Working in the same sector or profession increases the well-being of a couple

The many consequences of working in the same industry or profession as one’s partner (“being work-related”) have been largely ignored by previous research, say Juliane Hennecke and Clement Hetschko. Their study confirms the “power couple hypothesis”: when they alternate, their well-being increases.

Professional life and love life are crucial for individual happiness. The challenge is to balance the two. For many, this becomes more difficult as working from home becomes more common. Moreover, digitization makes everyone easily accessible, wherever they are. These developments, which blur the boundaries between private and professional life, have been widely scrutinized by researchers. On the other hand, research has so far largely ignored the case of alternating couples, for whom the boundary between the professional and private domains has always been difficult to draw. In our work, we examine how working in the same industry and profession as one’s partner affects individuals’ well-being, compared to partners working in different contexts.

The problems that such a working relationship between partners can create seem too obvious. Partners may struggle to balance work and private life if they have similar work demands and schedules, and the same issues are present at work and at home. Therefore, being work-bound with one’s partner can make it more difficult to rest and sleep. Also, don’t put all your eggs in one basket, as they say. If both partners are in the same occupation and work in the same industry, the risks to their income and job security are strongly correlated. Think of two partners working in the hospitality industry during a pandemic.

So, will the work bond be costly for workers in terms of well-being? A number of reasons suggest otherwise, although they may be less obvious or only pay off in the longer term. Partners who work in the same profession or industry can support each other with information and networks. They may have a better understanding of their partners’ job requirements and be able to help each other with work or find employment. As a result, they support each other to move up the career ladder, receive higher incomes and enjoy better job quality. Prominent examples come to mind: Özlem Türeci and Ugur Sahin, the copreneurial couple who invented the first Covid-19 vaccine, as well as lawyers Ruth Bader Ginsburg and Marty Ginsburg who greatly benefited each other’s careers .

Given the many possible consequences of a work relationship, we turned to an overall life satisfaction survey to measure the overall impact of a work relationship on workers’ quality of life. . In the process, we compare work-related employees to workers whose partners are also employed but do not work in the same industry or profession. The statistical challenge is to deal with the fact that working couples appear more often in some contexts than in others, such as teaching professions compared to, for example, technical professions. Thus, the well-being of work-related couples might differ from the well-being of unrelated couples for reasons unrelated to the bond itself. Our representative and rich German dataset, the Socio-Economic Panel (SOEP), allows us to take these differences into account. Additionally, we can use the fact that the probability of being job-related differs across industries and occupations to approximate an individual’s probability of being job-related. as if it was determined independently of the characteristics and preferences of the individual.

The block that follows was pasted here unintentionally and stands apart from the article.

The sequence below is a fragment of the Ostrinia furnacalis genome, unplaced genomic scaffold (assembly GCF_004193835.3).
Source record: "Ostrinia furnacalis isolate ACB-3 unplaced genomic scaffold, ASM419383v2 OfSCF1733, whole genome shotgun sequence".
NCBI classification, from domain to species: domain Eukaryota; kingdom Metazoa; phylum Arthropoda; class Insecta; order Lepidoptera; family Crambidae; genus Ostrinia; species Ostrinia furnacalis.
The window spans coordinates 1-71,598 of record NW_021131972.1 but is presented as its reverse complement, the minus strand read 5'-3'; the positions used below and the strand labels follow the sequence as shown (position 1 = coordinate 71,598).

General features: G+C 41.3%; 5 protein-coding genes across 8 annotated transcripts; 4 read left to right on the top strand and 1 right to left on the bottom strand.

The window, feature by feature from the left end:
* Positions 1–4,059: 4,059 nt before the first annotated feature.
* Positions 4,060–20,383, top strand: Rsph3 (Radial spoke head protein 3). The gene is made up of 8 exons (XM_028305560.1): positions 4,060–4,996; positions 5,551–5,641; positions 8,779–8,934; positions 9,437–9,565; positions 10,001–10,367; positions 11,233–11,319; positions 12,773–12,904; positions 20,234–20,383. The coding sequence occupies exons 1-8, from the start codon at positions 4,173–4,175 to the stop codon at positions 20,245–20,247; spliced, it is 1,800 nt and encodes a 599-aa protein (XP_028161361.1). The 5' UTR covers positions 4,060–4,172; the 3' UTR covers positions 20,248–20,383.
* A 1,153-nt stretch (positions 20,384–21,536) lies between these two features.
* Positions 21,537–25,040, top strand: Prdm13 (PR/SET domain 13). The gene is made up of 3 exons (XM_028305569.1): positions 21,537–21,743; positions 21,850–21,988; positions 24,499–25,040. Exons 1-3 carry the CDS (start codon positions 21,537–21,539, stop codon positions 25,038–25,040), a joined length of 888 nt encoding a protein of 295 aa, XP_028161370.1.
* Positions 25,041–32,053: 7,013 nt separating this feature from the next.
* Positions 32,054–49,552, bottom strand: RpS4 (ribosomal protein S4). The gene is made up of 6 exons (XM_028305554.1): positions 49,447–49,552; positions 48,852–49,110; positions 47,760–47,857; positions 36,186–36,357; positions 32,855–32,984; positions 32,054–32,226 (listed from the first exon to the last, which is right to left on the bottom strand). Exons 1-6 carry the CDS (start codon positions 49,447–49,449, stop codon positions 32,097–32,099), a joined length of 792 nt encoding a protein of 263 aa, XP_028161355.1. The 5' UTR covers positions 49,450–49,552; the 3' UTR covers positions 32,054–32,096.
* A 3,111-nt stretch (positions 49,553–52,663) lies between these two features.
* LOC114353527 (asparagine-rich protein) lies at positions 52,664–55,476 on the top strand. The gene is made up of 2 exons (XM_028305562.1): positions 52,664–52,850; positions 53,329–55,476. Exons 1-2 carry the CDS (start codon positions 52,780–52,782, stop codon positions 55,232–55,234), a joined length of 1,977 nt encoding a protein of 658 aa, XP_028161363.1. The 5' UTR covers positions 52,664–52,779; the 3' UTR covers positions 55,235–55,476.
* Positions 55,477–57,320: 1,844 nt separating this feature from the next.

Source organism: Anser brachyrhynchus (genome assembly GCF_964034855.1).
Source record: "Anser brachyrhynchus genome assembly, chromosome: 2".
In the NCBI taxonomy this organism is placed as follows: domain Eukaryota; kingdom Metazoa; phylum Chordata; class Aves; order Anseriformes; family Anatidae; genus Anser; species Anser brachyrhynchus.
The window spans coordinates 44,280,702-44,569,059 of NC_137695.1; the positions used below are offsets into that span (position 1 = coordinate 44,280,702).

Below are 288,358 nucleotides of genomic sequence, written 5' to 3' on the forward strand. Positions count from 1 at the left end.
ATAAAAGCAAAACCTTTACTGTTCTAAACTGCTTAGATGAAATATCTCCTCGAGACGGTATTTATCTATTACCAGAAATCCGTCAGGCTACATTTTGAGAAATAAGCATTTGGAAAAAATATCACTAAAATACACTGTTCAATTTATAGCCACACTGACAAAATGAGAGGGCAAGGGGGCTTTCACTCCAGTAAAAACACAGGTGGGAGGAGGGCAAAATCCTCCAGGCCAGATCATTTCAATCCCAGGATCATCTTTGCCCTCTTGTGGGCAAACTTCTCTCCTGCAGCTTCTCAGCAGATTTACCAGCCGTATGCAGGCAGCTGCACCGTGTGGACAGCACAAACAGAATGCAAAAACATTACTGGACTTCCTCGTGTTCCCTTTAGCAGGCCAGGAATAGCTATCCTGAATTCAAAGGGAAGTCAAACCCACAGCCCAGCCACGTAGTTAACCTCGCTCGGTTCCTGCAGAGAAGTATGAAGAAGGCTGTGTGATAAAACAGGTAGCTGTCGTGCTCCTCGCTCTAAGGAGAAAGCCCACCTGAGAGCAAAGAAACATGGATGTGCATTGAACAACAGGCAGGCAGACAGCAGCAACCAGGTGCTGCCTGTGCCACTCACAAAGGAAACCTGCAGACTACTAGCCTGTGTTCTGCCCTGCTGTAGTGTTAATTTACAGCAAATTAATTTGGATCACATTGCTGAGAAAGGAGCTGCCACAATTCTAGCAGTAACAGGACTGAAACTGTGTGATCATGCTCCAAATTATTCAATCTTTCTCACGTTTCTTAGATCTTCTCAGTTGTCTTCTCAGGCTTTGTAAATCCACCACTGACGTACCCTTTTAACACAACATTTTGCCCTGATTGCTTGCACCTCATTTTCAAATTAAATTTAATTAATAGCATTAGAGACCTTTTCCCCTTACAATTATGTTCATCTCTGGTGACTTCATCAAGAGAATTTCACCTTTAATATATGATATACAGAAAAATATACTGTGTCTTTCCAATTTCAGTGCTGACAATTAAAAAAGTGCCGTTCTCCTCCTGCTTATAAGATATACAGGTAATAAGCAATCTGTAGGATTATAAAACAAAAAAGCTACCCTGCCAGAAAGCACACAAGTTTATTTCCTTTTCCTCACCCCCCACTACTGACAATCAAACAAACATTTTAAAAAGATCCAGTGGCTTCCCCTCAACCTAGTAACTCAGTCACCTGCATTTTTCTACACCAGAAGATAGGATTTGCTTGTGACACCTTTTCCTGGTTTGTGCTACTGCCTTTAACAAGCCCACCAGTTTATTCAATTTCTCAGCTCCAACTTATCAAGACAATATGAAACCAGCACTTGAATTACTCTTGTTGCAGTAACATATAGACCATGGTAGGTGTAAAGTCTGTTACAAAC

Our results indicate that the benefits of being connected to work in professional life outweigh the potential problems associated with it in terms of work-life balance: a connection to work improves overall life satisfaction . The German survey also assesses people’s satisfaction with their job, income, leisure and family life. Income satisfaction seems to benefit the most from working in the same occupation and industry as one’s partner. The analyzes also indicate greater job satisfaction in alternating couples than in non-associated couples, especially for women. On the other hand, no difference is found with regard to satisfaction with leisure and family life.

Does that mean we should all work in the same industry, maybe even for the same company, as partners? A caveat is in order. Romance at work raises multiple questions that our study cannot take into account. Moreover, when looking at the contexts where the working relationship seems the closest, such as in independent couples, the positive effects for the average working couple can no longer be found. Thus, a certain distance between the working environments of the partners always seems desirable. Moreover, the positive effect on well-being of being linked to work is concentrated on well-educated, high-income couples (“power couples”). Thus, it always depends on the situation of the individual whether being work-bound with his partner will actually pay off or not.

After all, happier workers are also more productive workers, which is why employers should care too. When hiring workers in high demand who need to relocate, companies often provide job search assistance to partners. Considering the well-being effects of being work-related, employers shouldn’t look too far, if employment opportunities for the exceptional talent partner can be found in the same industry.



Michael A. Bynum